Boycott Boeing and HP!

The 25 Biggest Defense Companies In America

ELOISE LEE AND ROBERT JOHNSONMAR. 13, 2012, 2:39 PM 201,734 8

#16 URS

U.S. Army aviation personnel are trained at Fort Rucker, Alabama.

flikr/Fort Rucker

Arms sales: $3 billion

Total profit: $288 million

Employees: 47,000 people

URS is a world leader in the disposal of weapons of mass destruction.

They partner with Raytheon (#5) in the Joint, Test, Tactics, and Training (JT3) program which supports the testing and training for weapons systems such as the F-35 Lightning we keep mentioning

URS also oversees the U.S. military's Basic Combat Skills Training Course, and are responsible for training aviators from the Army, Air Force, NATO and more than 30 other U.S. allies.

You'll be seeing much more of URS around the world, as they're also behind the design of all future U.S. embassies.

#15 KBR

A Blue Angels pilot over Pensacola's Naval Air Station

flikr/Official U.S. Navy Imagery

Arms sales: $3.3 billion

Total profit: $327 million

Employees: 35,000 people

KBR's defense portfolio focuses on base operations support and maintenance services to military facilities and equipment. The U.S. Navy had KBR lead recovery and repair efforts after Hurricane Ivan destroyed parts of Naval Air Station Pensacola, Florida, in September 2004.

They're also involved in homeland security, providing systems to help secure borders.

#14 ITT Exelis

ITT technology is used for mission critical communications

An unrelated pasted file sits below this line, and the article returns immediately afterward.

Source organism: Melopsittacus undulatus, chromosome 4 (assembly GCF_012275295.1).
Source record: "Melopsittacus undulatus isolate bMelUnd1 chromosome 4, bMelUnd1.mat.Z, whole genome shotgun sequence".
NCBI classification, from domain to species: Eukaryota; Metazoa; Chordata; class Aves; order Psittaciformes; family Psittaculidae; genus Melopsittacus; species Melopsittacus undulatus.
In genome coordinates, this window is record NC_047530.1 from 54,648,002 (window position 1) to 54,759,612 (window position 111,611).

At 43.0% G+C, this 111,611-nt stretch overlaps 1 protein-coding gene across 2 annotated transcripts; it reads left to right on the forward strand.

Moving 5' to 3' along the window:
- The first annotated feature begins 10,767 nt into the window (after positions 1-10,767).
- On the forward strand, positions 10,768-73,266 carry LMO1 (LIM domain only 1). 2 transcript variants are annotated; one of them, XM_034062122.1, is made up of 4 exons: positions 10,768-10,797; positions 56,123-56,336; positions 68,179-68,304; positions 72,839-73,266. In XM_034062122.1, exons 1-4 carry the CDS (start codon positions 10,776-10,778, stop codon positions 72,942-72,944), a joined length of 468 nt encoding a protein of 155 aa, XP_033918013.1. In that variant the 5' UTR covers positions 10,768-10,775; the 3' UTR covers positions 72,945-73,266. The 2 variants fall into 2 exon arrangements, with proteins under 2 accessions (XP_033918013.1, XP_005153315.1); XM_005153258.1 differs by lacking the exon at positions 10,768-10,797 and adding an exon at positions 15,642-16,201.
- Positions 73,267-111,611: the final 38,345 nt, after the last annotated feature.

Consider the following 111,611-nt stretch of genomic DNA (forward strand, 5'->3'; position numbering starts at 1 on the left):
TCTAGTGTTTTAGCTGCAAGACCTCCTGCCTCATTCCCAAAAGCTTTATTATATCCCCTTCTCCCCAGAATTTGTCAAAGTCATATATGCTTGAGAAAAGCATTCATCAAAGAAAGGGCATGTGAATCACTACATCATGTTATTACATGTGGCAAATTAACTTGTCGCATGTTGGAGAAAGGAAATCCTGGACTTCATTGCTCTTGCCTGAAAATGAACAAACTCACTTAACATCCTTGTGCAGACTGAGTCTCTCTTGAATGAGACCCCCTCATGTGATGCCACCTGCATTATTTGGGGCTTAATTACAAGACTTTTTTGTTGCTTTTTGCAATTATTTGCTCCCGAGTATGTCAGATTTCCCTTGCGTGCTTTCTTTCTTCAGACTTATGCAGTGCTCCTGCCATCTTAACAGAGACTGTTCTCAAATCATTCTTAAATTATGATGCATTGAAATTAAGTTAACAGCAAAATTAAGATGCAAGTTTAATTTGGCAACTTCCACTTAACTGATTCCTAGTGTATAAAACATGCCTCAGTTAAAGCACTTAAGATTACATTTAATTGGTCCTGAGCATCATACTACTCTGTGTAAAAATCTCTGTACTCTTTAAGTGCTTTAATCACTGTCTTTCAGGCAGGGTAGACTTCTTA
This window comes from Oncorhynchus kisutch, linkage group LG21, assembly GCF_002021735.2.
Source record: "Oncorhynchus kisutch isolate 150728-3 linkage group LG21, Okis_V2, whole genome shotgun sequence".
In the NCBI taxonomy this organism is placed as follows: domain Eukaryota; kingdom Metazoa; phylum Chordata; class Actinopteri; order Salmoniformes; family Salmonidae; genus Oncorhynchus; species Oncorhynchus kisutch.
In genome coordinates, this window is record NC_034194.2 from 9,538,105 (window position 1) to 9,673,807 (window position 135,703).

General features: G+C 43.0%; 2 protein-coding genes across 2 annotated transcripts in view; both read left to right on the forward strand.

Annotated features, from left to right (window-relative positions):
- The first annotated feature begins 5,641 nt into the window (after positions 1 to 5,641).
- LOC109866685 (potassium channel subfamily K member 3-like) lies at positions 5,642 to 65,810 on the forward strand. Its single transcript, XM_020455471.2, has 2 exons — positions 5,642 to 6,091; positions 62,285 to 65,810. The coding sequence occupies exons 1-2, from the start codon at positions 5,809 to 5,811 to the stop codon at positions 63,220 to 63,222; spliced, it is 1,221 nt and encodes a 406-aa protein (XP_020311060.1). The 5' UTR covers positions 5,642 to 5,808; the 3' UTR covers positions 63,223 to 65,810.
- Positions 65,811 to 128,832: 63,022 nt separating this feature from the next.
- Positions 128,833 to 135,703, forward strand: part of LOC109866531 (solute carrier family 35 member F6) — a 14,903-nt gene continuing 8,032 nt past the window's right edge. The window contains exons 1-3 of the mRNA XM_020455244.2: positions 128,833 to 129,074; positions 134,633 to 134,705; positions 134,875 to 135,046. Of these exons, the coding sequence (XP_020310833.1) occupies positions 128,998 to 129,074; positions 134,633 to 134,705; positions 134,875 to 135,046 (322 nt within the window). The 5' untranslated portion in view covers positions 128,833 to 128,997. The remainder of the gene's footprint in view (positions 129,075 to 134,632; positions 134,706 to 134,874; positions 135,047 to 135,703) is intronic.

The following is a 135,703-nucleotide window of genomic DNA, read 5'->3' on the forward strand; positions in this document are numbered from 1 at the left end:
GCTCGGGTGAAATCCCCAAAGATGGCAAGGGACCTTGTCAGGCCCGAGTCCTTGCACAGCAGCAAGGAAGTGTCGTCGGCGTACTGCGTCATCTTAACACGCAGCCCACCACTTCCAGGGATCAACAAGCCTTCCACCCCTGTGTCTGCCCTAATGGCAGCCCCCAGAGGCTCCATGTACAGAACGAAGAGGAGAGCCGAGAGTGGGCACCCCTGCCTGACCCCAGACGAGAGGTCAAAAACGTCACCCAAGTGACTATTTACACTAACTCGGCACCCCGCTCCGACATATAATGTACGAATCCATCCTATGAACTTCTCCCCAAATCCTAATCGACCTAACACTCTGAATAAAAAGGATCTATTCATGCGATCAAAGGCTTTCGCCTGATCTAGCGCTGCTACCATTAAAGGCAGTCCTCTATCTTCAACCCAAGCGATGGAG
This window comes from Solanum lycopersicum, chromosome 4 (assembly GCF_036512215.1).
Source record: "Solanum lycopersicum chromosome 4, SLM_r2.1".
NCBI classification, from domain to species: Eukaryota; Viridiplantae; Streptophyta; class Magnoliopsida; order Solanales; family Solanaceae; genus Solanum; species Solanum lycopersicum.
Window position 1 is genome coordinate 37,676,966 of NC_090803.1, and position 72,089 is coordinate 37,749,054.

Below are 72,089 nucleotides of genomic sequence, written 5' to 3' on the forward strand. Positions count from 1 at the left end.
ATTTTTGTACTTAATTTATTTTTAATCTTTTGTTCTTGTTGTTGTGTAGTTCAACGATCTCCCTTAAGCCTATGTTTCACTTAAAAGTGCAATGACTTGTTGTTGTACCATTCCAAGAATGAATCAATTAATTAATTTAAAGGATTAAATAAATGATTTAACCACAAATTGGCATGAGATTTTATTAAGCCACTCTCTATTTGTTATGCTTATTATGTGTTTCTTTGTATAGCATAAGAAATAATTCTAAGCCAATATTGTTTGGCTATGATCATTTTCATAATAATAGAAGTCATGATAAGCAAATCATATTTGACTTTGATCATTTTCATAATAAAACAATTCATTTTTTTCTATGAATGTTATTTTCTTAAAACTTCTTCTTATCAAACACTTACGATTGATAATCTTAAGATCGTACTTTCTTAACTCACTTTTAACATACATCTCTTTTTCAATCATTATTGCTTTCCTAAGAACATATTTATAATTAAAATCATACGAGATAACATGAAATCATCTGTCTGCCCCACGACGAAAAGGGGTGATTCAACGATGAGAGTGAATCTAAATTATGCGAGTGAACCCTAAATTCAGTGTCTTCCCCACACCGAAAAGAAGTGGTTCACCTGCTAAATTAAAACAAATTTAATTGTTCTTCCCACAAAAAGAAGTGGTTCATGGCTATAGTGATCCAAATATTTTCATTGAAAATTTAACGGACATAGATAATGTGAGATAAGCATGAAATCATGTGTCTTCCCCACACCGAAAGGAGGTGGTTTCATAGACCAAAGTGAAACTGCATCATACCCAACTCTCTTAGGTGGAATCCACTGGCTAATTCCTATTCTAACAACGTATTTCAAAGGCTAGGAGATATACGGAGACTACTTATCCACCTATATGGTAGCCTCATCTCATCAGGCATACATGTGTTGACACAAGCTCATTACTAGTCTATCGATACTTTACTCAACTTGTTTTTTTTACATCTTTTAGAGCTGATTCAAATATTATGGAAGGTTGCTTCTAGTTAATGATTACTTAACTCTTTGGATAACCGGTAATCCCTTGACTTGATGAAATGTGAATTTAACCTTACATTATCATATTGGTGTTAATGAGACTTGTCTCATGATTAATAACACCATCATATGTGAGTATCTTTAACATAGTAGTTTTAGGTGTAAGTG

ITT Exelis

Arms sales: $4 billion

Total profit: $654 million

Employees: 40,000 people

The corporation's defense branch is called Exelis and is currently partnered with Boeing in a competition to develop the U.S. military's Next Generation Jammer (NGJ) array transmitter technology.

The NGJ program aims to give U.S. troops total dominance of the electronic battlefield with the ability to disable enemy communications and radars.

The company also develops the Joint Tactical Radio System's Bowman Waveform, which allows U.S. forces to communicate securely with U.K. troops.

#13 Pratt & Whitney

The F135 engine in all its glory.

Pratt & Whitney

Arms sales: $4 billion

Total profit: Contributed to parent company United Technologies' $4.7 billion

Employees: 35,000 people

Pratt & Whitney produces military engines and is responsible for the F135 engine in Lockheed Martin's F-35 Lightning II strike fighter plane, which is slated to be the Allied fighter of the 21st century.

The company also has engines in the F-22 Raptor, the C-17 Globemaster III, the B-52, and the EA-6B Prowler among other aircrafts. Their impressive client list includes 27 armed forces around the world.

#12 General Electric

Electronic warfare specialists from the British Armed Forces


Arms sales: $4.3 billion

Total profit: $11.6 billion

Employees: 287,000 people